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 Rear Suspension Removal

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paulbrice
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PostSubject: Rear Suspension Removal   Wed Mar 08, 2017 6:35 am

Question if this is the optimal route to removing rear suspension unit ? (I went about this but in a longer route as I got as far as suspension off with nothing else touched, but unable to quite squeeze it out the left hand side with side panel in place)......This is a test run if I need to replace original shock which won't adjust without hammering the ring around; so going to fettle it on bench & decide. But all has to be back together for great weather tomorrow !

Prop up under sump & don't use centre stand (need left side panel loose)
Remove exhaust silencer section (I needed to as wanted to hammr bolt out of conrod & CARC case)
Remove rear wheel
Remove lower suspension bolt
Remove 13mm upper bolt with shortish 13mm ring spanner that best fits the gap
Remove three of 4 left side panel bolts but keep the one next to gearshift connected but loosened
Rotate left side panel & hold top with bungey
Pull shock out of LHS side

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sidrat
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PostSubject: Re: Rear Suspension Removal   Wed Mar 08, 2017 9:23 am

Paul, sounds good to me, i had mine attached to the roof so i could lift it up nice and high to drop out the shock. getting to the top bolt is a little fiddly, but you don't have to remove the air box, just use an angle attachment to your socket.
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paulbrice
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PostSubject: Re: Rear Suspension Removal   Wed Mar 08, 2017 11:01 am

I don't understand how you drop the shock out the bottom unless you remove the swing arm - The limits on dropping it out below are the gas unit at the top and the lower wishbone support in the frame ? By the way found that despite meticulously forcing grease into the double conrod needle bearings when I did the swing arm 2 years ago; they look rusty and horrible now. Looks like they need regular greasing.....knew ones going cheap on ebay too










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waterbottle
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PostSubject: Re: Rear Suspension Removal   Wed Mar 08, 2017 12:08 pm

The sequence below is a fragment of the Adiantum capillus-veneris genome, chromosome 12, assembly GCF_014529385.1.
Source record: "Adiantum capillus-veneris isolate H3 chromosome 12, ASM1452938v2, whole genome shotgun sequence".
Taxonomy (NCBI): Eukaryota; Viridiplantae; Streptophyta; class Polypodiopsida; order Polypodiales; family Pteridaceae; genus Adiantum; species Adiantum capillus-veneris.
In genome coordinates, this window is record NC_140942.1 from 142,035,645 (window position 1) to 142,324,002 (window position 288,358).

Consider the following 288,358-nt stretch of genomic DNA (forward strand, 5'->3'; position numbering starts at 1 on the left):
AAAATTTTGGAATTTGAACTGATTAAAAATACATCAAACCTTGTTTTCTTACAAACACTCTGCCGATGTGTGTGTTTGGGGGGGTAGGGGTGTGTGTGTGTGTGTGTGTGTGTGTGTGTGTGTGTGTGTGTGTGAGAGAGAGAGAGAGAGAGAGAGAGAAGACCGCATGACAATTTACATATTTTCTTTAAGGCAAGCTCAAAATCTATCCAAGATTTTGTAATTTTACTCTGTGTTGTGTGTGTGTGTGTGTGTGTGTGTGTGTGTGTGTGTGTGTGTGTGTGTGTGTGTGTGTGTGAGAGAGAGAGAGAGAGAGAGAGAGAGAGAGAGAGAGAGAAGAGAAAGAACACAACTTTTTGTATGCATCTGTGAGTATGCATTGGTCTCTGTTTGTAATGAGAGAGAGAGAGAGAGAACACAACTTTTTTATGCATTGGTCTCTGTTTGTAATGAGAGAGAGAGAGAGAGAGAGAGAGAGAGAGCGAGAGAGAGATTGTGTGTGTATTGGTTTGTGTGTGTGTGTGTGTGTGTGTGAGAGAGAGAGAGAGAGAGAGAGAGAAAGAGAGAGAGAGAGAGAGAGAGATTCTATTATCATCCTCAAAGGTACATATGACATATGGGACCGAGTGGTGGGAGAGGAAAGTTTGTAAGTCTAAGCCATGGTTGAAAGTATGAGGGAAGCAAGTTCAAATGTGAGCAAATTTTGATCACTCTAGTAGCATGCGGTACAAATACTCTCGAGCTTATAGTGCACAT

If you remove the Carc torque arm rear bolt it allows the swing arm to drop down a bit more, and gives you a bit more room to pull the shock. I wrap the spring in a soft cloth to prevent scratching the swing arm or Spring.
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f-man
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PostSubject: Re: Rear Suspension Removal   Wed Mar 08, 2017 1:39 pm

Hello;

last week i changed my rearshock to a Stelvio one.

Battery and batterybox removed, airbox lifted (just 4 screws). Rear wheel and silencer not removed, bike on Becker Stand. 1,5 hour inclusive the Guinnes Draft after work.

Regards

Sven
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keenerkeen07
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PostSubject: Re: Rear Suspension Removal   Wed Mar 08, 2017 6:44 pm

f-man wrote:
Hello;

last week i changed my rearshock to a Stelvio one.

Battery and batterybox removed, airbox lifted (just 4 screws). Rear wheel and silencer not removed, bike on Becker Stand. 1,5 hour inclusive the Guinnes Draft after work.

Regards

Sven


cheers Like a Star @ heaven Like a Star @ heaven............DITTO
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paulbrice
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PostSubject: Re: Rear Suspension Removal   Wed Mar 08, 2017 11:49 pm

Sounds like the way to go - will try that next time (very soon). Sven, would be really interested to understand how the Stelvio shock compares to GRiSO and if you are using OEM Stelvio or Matris/Wilbers/call it anything cheaper replacement - all the replacement shops say they can't recommend it as its a completely different bike, not designed for that use etc.
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Pete Roper
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PostSubject: Re: Rear Suspension Removal   Thu Mar 09, 2017 2:01 am

That to me would indicate that these *Shops* don't understand anything about how motorbikes/cycle geometry works.

It's not like the steering parameters are being altered radically. See Wayne's advice on being VERY careful with radical changes, especially with trail, but this is just a bit of weight transfer and a minor trail alteration through changing the steering head angle!

God's Teeth!
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sidrat